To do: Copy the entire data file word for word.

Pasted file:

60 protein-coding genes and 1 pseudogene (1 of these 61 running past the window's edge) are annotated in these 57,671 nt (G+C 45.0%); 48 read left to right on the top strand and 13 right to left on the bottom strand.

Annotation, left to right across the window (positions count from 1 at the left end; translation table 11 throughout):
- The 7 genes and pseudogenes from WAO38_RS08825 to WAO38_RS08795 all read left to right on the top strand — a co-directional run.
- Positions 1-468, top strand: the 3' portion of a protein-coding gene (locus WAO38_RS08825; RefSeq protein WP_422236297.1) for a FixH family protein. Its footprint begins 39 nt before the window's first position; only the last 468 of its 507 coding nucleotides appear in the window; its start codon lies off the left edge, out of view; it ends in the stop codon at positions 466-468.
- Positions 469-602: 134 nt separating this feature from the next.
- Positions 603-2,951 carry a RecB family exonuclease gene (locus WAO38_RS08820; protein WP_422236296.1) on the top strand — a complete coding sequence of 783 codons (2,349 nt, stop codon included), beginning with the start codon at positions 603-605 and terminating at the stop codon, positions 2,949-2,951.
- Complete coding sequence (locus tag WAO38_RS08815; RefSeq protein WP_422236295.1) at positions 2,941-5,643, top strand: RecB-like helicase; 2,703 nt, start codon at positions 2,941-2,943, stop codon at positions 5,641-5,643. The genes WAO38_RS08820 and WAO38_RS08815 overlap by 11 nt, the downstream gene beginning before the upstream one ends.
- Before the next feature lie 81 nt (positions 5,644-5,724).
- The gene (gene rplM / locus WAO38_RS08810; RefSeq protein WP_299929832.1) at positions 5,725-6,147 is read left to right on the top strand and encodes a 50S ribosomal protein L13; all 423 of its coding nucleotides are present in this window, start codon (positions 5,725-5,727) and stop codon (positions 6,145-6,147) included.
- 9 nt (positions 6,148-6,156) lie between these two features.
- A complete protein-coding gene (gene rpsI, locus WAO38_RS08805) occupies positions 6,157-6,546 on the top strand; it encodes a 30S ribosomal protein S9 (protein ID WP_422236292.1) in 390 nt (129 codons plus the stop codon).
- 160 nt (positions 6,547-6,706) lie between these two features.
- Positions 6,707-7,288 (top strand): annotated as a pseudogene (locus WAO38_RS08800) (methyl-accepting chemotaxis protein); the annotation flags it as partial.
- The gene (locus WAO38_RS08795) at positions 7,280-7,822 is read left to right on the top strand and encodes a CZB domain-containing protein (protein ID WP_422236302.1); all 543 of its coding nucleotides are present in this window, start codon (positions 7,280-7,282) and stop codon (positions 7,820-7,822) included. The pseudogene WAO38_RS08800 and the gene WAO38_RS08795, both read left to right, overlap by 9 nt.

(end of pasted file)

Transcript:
60 protein-coding genes and 1 pseudogene (1 of these 61 running past the window's edge) are annotated in these 57,671 nt (G+C 45.0%); 48 read left to right on the top strand and 13 right to left on the bottom strand.

Annotation, left to right across the window (positions count from 1 at the left end; translation table 11 throughout):
- The 7 genes and pseudogenes from WAO38_RS08825 to WAO38_RS08795 all read left to right on the top strand — a co-directional run.
- Positions 1-468, top strand: the 3' portion of a protein-coding gene (locus WAO38_RS08825; RefSeq protein WP_422236297.1) for a FixH family protein. Its footprint begins 39 nt before the window's first position; only the last 468 of its 507 coding nucleotides appear in the window; its start codon lies off the left edge, out of view; it ends in the stop codon at positions 466-468.
- Positions 469-602: 134 nt separating this feature from the next.
- Positions 603-2,951 carry a RecB family exonuclease gene (locus WAO38_RS08820; protein WP_422236296.1) on the top strand — a complete coding sequence of 783 codons (2,349 nt, stop codon included), beginning with the start codon at positions 603-605 and terminating at the stop codon, positions 2,949-2,951.
- Complete coding sequence (locus tag WAO38_RS08815; RefSeq protein WP_422236295.1) at positions 2,941-5,643, top strand: RecB-like helicase; 2,703 nt, start codon at positions 2,941-2,943, stop codon at positions 5,641-5,643. The genes WAO38_RS08820 and WAO38_RS08815 overlap by 11 nt, the downstream gene beginning before the upstream one ends.
- Before the next feature lie 81 nt (positions 5,644-5,724).
- The gene (gene rplM / locus WAO38_RS08810; RefSeq protein WP_299929832.1) at positions 5,725-6,147 is read left to right on the top strand and encodes a 50S ribosomal protein L13; all 423 of its coding nucleotides are present in this window, start codon (positions 5,725-5,727) and stop codon (positions 6,145-6,147) included.
- 9 nt (positions 6,148-6,156) lie between these two features.
- A complete protein-coding gene (gene rpsI, locus WAO38_RS08805) occupies positions 6,157-6,546 on the top strand; it encodes a 30S ribosomal protein S9 (protein ID WP_422236292.1) in 390 nt (129 codons plus the stop codon).
- 160 nt (positions 6,547-6,706) lie between these two features.
- Positions 6,707-7,288 (top strand): annotated as a pseudogene (locus WAO38_RS08800) (methyl-accepting chemotaxis protein); the annotation flags it as partial.
- The gene (locus WAO38_RS08795) at positions 7,280-7,822 is read left to right on the top strand and encodes a CZB domain-containing protein (protein ID WP_422236302.1); all 543 of its coding nucleotides are present in this window, start codon (positions 7,280-7,282) and stop codon (positions 7,820-7,822) included. The pseudogene WAO38_RS08800 and the gene WAO38_RS08795, both read left to right, overlap by 9 nt.